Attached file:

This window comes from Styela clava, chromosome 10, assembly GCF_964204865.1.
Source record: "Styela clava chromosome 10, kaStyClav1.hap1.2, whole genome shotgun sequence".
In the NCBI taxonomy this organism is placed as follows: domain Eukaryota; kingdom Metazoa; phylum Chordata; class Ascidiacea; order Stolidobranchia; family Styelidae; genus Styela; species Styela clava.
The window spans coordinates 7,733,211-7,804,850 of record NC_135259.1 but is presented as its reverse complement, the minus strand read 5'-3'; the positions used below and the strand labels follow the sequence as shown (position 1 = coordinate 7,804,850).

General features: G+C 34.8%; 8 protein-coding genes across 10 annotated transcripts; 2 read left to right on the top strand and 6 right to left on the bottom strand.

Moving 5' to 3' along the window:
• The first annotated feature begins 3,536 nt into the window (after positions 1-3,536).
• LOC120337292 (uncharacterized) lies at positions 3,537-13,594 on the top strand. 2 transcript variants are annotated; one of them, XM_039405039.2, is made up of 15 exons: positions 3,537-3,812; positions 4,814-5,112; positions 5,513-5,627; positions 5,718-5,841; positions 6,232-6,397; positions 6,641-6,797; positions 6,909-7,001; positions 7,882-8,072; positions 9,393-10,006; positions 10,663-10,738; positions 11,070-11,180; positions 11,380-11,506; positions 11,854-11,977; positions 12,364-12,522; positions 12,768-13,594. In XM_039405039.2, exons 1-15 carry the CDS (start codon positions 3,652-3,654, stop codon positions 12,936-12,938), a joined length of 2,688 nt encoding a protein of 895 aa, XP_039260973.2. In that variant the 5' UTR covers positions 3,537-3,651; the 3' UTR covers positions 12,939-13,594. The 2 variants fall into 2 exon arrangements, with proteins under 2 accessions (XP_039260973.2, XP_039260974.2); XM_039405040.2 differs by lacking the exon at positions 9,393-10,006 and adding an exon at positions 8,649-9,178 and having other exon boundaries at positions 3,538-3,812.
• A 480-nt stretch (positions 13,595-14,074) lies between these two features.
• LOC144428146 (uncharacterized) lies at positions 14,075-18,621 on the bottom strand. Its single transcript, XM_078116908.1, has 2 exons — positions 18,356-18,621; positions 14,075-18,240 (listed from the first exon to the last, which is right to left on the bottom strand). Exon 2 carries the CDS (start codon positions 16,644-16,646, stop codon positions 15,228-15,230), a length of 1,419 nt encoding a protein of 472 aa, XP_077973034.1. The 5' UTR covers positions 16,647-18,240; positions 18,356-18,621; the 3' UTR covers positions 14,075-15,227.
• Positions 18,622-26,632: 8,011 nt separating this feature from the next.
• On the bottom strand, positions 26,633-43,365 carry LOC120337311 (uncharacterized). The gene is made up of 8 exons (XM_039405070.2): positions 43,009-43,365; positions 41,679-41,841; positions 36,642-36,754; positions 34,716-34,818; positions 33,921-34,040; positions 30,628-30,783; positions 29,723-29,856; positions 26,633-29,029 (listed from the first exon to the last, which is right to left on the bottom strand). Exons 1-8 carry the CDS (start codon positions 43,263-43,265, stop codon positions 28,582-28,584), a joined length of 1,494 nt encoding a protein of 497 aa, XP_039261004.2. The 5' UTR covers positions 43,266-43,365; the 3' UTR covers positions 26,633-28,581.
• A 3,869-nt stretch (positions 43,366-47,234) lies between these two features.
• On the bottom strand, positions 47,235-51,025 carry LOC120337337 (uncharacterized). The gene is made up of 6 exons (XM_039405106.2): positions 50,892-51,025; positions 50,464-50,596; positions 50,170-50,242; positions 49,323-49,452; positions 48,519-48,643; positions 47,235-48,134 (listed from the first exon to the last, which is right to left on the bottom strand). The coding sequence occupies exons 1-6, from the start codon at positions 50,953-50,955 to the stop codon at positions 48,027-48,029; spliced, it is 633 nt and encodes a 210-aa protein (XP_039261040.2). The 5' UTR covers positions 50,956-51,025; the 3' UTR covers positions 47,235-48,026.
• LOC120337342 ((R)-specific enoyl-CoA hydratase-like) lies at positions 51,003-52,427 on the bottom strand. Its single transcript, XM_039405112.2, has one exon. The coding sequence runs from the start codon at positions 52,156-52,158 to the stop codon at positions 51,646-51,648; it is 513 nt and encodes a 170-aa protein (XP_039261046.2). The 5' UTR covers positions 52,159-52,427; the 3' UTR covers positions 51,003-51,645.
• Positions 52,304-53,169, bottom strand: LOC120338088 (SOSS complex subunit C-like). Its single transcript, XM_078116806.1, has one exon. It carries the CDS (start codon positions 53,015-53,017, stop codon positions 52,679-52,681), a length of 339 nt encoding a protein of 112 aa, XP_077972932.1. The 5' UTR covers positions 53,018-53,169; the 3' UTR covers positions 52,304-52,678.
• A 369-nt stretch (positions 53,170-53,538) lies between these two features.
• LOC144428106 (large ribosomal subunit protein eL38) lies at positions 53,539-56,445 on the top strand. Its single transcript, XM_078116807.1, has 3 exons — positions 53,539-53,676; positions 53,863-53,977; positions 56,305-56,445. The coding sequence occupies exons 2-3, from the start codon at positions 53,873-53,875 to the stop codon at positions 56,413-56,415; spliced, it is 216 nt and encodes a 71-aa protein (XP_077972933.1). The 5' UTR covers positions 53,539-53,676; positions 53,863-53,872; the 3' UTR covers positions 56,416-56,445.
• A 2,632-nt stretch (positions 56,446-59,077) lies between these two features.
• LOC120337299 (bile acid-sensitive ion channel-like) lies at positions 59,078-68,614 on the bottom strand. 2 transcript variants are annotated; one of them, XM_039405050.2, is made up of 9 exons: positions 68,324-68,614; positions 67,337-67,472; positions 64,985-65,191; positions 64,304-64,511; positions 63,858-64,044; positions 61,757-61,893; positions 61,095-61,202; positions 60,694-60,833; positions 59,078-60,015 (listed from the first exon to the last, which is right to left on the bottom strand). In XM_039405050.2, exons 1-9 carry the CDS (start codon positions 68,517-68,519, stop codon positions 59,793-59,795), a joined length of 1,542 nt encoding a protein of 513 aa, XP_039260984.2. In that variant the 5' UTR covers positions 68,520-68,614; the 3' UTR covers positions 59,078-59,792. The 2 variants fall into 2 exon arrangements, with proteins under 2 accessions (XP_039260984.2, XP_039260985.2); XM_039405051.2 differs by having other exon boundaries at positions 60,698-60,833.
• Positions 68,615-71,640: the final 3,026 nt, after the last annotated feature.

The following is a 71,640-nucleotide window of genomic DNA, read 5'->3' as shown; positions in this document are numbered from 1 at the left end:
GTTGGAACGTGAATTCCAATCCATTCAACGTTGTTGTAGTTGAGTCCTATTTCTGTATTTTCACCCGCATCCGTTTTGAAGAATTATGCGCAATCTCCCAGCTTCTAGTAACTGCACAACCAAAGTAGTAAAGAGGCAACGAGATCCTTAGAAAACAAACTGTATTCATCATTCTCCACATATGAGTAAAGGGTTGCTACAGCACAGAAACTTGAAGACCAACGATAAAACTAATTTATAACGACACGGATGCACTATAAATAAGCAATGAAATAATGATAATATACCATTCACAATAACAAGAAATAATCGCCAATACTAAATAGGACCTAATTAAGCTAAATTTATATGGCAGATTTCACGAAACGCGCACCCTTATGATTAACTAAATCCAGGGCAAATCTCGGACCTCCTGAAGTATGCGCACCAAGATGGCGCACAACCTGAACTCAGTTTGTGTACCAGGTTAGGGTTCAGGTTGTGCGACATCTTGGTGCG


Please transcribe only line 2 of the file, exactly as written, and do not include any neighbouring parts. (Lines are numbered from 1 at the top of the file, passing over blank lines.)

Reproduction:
Source record: "Styela clava chromosome 10, kaStyClav1.hap1.2, whole genome shotgun sequence".